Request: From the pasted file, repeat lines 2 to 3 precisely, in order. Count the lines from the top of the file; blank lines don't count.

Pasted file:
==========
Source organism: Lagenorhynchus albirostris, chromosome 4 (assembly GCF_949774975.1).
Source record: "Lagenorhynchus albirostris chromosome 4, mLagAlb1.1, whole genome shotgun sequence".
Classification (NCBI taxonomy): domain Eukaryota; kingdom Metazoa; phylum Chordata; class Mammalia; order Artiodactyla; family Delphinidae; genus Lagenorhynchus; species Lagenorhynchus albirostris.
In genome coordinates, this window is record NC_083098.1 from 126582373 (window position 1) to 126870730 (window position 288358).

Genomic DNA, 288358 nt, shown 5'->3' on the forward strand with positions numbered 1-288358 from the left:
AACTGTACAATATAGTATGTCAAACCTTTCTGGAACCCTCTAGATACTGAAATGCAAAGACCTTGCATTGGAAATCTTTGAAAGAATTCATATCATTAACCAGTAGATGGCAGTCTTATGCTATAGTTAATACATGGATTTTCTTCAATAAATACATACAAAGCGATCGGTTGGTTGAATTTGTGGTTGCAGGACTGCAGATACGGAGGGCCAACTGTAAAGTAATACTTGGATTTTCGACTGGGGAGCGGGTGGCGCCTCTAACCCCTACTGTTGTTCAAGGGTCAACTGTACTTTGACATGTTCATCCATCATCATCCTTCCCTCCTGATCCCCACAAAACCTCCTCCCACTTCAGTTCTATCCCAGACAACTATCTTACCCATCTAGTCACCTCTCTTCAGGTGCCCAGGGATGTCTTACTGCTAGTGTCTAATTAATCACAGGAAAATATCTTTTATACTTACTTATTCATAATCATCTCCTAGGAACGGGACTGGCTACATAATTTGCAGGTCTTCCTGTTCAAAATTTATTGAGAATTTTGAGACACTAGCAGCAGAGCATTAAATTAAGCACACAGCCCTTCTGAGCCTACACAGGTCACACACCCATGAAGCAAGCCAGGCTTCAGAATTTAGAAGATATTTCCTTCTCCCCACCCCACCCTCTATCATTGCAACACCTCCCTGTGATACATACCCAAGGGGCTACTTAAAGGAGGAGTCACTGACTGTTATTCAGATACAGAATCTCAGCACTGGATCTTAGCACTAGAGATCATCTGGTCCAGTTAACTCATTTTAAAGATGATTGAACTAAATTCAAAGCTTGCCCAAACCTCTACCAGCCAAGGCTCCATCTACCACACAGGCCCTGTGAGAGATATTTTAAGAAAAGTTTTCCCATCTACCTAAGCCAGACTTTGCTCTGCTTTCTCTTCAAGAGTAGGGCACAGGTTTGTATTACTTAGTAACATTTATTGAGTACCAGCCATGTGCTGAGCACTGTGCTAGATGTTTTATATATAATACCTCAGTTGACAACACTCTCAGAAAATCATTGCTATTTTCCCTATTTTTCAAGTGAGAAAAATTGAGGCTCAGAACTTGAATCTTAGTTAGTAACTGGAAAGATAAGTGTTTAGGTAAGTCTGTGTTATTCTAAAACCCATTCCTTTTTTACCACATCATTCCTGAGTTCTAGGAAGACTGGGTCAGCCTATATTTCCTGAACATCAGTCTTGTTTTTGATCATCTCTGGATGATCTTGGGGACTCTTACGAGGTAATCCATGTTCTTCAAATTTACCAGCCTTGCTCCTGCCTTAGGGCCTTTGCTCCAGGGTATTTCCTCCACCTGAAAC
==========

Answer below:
Source record: "Lagenorhynchus albirostris chromosome 4, mLagAlb1.1, whole genome shotgun sequence".
Classification (NCBI taxonomy): domain Eukaryota; kingdom Metazoa; phylum Chordata; class Mammalia; order Artiodactyla; family Delphinidae; genus Lagenorhynchus; species Lagenorhynchus albirostris.